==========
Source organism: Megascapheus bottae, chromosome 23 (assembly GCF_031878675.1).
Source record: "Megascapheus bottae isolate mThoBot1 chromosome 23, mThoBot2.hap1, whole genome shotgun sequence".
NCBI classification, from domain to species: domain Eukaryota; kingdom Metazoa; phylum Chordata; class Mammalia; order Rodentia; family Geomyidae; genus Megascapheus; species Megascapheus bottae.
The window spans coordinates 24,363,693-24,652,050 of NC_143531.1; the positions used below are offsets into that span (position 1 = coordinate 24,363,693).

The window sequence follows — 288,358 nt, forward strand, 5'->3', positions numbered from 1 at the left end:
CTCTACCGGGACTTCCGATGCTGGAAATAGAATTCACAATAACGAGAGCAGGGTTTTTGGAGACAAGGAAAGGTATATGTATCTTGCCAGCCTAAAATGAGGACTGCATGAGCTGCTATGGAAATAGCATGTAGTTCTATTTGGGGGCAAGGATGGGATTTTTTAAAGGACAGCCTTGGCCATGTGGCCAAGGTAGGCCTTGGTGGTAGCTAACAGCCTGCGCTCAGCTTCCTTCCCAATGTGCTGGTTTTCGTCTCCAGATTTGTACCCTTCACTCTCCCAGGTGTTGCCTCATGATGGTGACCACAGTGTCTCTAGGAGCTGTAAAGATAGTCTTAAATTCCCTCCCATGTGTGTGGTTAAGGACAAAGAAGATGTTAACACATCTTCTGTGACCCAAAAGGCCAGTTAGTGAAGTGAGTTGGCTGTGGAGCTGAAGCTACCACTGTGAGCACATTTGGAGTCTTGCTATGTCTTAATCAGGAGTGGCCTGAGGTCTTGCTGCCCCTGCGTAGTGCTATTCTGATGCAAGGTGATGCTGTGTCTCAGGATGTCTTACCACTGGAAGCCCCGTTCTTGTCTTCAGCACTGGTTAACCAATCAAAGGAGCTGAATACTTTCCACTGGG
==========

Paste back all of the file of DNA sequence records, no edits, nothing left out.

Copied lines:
Source organism: Megascapheus bottae, chromosome 23 (assembly GCF_031878675.1).
Source record: "Megascapheus bottae isolate mThoBot1 chromosome 23, mThoBot2.hap1, whole genome shotgun sequence".
NCBI classification, from domain to species: domain Eukaryota; kingdom Metazoa; phylum Chordata; class Mammalia; order Rodentia; family Geomyidae; genus Megascapheus; species Megascapheus bottae.
The window spans coordinates 24,363,693-24,652,050 of NC_143531.1; the positions used below are offsets into that span (position 1 = coordinate 24,363,693).

The window sequence follows — 288,358 nt, forward strand, 5'->3', positions numbered from 1 at the left end:
CTCTACCGGGACTTCCGATGCTGGAAATAGAATTCACAATAACGAGAGCAGGGTTTTTGGAGACAAGGAAAGGTATATGTATCTTGCCAGCCTAAAATGAGGACTGCATGAGCTGCTATGGAAATAGCATGTAGTTCTATTTGGGGGCAAGGATGGGATTTTTTAAAGGACAGCCTTGGCCATGTGGCCAAGGTAGGCCTTGGTGGTAGCTAACAGCCTGCGCTCAGCTTCCTTCCCAATGTGCTGGTTTTCGTCTCCAGATTTGTACCCTTCACTCTCCCAGGTGTTGCCTCATGATGGTGACCACAGTGTCTCTAGGAGCTGTAAAGATAGTCTTAAATTCCCTCCCATGTGTGTGGTTAAGGACAAAGAAGATGTTAACACATCTTCTGTGACCCAAAAGGCCAGTTAGTGAAGTGAGTTGGCTGTGGAGCTGAAGCTACCACTGTGAGCACATTTGGAGTCTTGCTATGTCTTAATCAGGAGTGGCCTGAGGTCTTGCTGCCCCTGCGTAGTGCTATTCTGATGCAAGGTGATGCTGTGTCTCAGGATGTCTTACCACTGGAAGCCCCGTTCTTGTCTTCAGCACTGGTTAACCAATCAAAGGAGCTGAATACTTTCCACTGGG